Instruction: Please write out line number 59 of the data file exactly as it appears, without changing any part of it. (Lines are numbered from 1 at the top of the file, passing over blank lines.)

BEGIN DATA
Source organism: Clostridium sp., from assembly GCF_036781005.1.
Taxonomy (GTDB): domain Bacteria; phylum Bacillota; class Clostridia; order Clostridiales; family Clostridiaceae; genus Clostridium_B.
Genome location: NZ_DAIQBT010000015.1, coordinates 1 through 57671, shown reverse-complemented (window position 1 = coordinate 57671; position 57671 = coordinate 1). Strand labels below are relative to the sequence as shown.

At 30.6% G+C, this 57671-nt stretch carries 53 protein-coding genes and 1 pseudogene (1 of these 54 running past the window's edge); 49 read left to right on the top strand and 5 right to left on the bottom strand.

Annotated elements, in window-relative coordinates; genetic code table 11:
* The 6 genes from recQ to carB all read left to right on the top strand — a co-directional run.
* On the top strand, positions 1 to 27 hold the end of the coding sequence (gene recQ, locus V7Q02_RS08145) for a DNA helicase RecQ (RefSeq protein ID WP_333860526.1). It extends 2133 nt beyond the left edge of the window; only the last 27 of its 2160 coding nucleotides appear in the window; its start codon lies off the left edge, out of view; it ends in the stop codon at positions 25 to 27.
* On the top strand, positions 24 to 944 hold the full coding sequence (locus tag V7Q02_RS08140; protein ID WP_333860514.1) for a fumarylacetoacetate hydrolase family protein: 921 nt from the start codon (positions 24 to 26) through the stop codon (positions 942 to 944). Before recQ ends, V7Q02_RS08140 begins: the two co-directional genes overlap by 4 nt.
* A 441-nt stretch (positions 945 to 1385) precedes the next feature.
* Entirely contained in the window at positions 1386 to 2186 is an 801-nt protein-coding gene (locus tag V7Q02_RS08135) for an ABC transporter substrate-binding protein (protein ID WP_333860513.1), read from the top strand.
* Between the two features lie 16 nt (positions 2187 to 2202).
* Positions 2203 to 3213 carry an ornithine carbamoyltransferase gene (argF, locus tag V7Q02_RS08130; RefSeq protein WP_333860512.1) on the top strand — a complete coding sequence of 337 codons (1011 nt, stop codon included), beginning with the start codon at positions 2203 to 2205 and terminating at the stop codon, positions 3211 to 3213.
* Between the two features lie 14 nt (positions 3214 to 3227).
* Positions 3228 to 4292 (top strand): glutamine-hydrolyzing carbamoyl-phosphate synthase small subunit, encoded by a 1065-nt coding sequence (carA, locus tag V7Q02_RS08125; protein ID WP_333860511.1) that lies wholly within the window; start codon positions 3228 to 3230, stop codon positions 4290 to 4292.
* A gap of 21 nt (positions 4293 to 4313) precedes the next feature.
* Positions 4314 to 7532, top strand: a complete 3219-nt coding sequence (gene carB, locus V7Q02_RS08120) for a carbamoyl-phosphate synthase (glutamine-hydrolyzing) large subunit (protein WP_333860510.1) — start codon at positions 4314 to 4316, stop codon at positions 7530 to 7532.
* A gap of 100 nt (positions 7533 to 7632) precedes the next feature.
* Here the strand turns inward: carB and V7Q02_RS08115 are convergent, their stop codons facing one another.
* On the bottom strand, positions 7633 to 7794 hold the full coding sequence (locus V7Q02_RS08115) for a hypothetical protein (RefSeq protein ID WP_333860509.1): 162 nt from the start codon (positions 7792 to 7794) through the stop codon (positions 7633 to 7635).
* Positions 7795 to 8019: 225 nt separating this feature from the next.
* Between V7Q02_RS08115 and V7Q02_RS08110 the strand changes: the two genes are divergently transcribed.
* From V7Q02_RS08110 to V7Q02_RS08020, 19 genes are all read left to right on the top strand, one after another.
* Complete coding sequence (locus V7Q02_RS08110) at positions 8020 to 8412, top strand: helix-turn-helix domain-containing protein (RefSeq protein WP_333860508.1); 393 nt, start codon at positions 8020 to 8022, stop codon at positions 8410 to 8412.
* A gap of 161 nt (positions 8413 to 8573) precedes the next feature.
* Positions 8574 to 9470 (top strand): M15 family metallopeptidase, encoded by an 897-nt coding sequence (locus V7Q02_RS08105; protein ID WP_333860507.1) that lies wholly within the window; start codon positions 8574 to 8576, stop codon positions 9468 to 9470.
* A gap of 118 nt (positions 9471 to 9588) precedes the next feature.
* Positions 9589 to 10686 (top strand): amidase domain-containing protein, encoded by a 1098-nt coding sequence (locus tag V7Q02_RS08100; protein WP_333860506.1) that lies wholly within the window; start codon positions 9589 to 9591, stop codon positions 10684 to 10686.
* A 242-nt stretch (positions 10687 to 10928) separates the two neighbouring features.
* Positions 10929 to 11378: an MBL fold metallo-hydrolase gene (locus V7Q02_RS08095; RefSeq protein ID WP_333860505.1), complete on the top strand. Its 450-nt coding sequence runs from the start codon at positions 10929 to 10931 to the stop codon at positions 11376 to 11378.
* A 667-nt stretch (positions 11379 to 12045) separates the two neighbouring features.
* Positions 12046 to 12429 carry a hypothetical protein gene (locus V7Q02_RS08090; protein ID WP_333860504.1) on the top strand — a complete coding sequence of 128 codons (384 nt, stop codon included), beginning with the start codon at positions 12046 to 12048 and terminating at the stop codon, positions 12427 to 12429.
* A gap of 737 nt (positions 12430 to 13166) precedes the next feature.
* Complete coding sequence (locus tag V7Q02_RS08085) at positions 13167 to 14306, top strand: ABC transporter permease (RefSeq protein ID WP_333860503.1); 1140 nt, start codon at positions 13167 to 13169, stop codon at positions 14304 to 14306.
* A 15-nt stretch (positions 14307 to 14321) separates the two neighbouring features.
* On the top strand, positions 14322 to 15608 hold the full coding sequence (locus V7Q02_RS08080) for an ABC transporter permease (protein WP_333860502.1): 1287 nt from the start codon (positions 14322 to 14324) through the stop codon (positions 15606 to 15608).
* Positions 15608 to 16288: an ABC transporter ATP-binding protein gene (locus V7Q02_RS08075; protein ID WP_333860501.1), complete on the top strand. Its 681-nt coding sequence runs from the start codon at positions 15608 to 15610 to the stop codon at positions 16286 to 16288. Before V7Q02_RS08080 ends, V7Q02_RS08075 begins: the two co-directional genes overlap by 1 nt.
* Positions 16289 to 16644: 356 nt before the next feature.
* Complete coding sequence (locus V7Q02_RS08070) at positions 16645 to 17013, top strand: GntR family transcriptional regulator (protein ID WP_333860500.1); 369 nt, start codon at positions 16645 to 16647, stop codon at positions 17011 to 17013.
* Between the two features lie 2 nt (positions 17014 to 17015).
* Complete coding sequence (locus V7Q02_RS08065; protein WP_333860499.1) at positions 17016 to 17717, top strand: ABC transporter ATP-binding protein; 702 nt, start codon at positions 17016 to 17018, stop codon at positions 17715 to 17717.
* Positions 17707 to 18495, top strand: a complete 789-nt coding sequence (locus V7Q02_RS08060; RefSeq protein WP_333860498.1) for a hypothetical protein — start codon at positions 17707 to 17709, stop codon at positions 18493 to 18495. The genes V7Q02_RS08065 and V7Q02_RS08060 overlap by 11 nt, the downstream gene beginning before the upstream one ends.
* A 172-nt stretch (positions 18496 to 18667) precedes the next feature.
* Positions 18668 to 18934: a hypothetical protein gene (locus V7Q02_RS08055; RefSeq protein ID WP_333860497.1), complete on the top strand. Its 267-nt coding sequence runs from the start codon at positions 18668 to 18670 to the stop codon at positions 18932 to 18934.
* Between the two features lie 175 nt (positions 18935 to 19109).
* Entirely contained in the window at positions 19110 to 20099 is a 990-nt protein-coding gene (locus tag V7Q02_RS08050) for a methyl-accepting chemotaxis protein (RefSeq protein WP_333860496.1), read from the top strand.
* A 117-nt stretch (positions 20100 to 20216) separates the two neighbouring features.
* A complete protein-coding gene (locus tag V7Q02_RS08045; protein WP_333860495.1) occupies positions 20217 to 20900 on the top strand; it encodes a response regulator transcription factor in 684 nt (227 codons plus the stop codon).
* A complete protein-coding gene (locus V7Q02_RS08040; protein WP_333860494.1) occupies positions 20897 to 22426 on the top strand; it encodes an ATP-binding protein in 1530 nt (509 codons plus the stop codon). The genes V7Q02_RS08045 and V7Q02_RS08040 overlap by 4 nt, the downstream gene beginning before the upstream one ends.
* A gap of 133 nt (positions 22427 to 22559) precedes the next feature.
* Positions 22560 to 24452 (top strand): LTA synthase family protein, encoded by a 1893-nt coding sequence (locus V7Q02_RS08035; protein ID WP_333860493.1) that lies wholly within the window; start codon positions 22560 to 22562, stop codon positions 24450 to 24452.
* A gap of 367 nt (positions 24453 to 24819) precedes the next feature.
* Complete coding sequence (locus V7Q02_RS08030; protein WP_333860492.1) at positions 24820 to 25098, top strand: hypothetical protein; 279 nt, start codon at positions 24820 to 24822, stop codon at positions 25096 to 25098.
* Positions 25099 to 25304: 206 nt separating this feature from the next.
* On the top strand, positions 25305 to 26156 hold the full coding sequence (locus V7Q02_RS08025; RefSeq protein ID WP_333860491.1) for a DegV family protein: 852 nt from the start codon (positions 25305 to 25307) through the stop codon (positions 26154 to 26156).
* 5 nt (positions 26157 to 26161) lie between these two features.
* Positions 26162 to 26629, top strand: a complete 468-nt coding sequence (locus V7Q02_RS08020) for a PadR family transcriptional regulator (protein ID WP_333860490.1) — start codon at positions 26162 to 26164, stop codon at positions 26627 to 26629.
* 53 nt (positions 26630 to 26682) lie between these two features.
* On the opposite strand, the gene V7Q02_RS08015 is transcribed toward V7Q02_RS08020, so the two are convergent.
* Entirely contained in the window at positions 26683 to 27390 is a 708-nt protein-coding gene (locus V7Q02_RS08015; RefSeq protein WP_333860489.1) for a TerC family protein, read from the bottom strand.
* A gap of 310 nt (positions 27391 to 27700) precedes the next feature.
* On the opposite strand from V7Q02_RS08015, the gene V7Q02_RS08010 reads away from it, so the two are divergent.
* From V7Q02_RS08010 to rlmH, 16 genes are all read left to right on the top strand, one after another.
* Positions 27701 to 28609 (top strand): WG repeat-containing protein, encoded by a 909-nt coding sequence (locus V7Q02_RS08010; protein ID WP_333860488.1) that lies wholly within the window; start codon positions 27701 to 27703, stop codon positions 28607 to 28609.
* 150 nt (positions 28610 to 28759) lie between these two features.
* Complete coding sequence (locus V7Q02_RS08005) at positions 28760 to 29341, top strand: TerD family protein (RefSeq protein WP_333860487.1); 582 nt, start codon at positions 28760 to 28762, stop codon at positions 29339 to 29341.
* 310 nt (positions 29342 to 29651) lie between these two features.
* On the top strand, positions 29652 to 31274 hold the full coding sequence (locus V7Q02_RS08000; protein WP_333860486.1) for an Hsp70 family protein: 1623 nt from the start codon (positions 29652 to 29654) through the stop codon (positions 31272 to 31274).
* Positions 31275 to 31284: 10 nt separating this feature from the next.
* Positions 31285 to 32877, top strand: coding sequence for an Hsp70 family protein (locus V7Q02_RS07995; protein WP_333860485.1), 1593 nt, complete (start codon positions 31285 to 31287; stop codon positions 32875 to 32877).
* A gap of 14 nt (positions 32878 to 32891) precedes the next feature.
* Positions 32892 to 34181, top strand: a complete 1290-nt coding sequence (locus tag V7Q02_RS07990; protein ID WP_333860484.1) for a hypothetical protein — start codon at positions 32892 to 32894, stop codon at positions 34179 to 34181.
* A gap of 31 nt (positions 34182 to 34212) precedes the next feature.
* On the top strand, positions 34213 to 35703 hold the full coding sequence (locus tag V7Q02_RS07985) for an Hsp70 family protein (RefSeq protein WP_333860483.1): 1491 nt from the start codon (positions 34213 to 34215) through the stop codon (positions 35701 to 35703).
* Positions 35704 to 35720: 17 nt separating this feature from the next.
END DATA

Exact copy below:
* Entirely contained in the window at positions 26683 to 27390 is a 708-nt protein-coding gene (locus V7Q02_RS08015; RefSeq protein WP_333860489.1) for a TerC family protein, read from the bottom strand.